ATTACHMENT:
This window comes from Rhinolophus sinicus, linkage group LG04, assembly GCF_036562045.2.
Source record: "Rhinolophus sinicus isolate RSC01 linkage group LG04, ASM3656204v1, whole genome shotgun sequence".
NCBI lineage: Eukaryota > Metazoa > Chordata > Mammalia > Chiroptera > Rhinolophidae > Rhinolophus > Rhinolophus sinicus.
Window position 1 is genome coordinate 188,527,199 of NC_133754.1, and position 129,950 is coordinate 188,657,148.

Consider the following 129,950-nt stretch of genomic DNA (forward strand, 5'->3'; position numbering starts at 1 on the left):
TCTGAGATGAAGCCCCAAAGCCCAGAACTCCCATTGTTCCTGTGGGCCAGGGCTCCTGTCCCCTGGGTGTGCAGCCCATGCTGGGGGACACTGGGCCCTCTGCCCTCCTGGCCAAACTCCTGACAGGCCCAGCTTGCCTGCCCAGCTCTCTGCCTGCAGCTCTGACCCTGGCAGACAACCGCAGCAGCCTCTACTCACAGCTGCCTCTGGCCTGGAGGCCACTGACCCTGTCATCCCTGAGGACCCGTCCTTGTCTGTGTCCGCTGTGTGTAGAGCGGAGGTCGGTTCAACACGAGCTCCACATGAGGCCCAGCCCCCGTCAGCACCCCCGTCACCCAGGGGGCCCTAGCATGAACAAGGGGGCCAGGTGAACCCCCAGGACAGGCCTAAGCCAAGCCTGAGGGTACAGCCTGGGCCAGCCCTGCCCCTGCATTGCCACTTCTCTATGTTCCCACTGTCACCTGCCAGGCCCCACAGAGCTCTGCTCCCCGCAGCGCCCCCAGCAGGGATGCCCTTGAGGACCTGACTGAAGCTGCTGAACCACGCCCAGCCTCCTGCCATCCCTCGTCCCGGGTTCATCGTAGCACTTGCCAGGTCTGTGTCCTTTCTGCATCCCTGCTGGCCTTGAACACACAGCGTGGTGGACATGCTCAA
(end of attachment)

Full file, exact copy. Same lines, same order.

This window comes from Rhinolophus sinicus, linkage group LG04, assembly GCF_036562045.2.
Source record: "Rhinolophus sinicus isolate RSC01 linkage group LG04, ASM3656204v1, whole genome shotgun sequence".
NCBI lineage: Eukaryota > Metazoa > Chordata > Mammalia > Chiroptera > Rhinolophidae > Rhinolophus > Rhinolophus sinicus.
Window position 1 is genome coordinate 188,527,199 of NC_133754.1, and position 129,950 is coordinate 188,657,148.

Consider the following 129,950-nt stretch of genomic DNA (forward strand, 5'->3'; position numbering starts at 1 on the left):
TCTGAGATGAAGCCCCAAAGCCCAGAACTCCCATTGTTCCTGTGGGCCAGGGCTCCTGTCCCCTGGGTGTGCAGCCCATGCTGGGGGACACTGGGCCCTCTGCCCTCCTGGCCAAACTCCTGACAGGCCCAGCTTGCCTGCCCAGCTCTCTGCCTGCAGCTCTGACCCTGGCAGACAACCGCAGCAGCCTCTACTCACAGCTGCCTCTGGCCTGGAGGCCACTGACCCTGTCATCCCTGAGGACCCGTCCTTGTCTGTGTCCGCTGTGTGTAGAGCGGAGGTCGGTTCAACACGAGCTCCACATGAGGCCCAGCCCCCGTCAGCACCCCCGTCACCCAGGGGGCCCTAGCATGAACAAGGGGGCCAGGTGAACCCCCAGGACAGGCCTAAGCCAAGCCTGAGGGTACAGCCTGGGCCAGCCCTGCCCCTGCATTGCCACTTCTCTATGTTCCCACTGTCACCTGCCAGGCCCCACAGAGCTCTGCTCCCCGCAGCGCCCCCAGCAGGGATGCCCTTGAGGACCTGACTGAAGCTGCTGAACCACGCCCAGCCTCCTGCCATCCCTCGTCCCGGGTTCATCGTAGCACTTGCCAGGTCTGTGTCCTTTCTGCATCCCTGCTGGCCTTGAACACACAGCGTGGTGGACATGCTCAA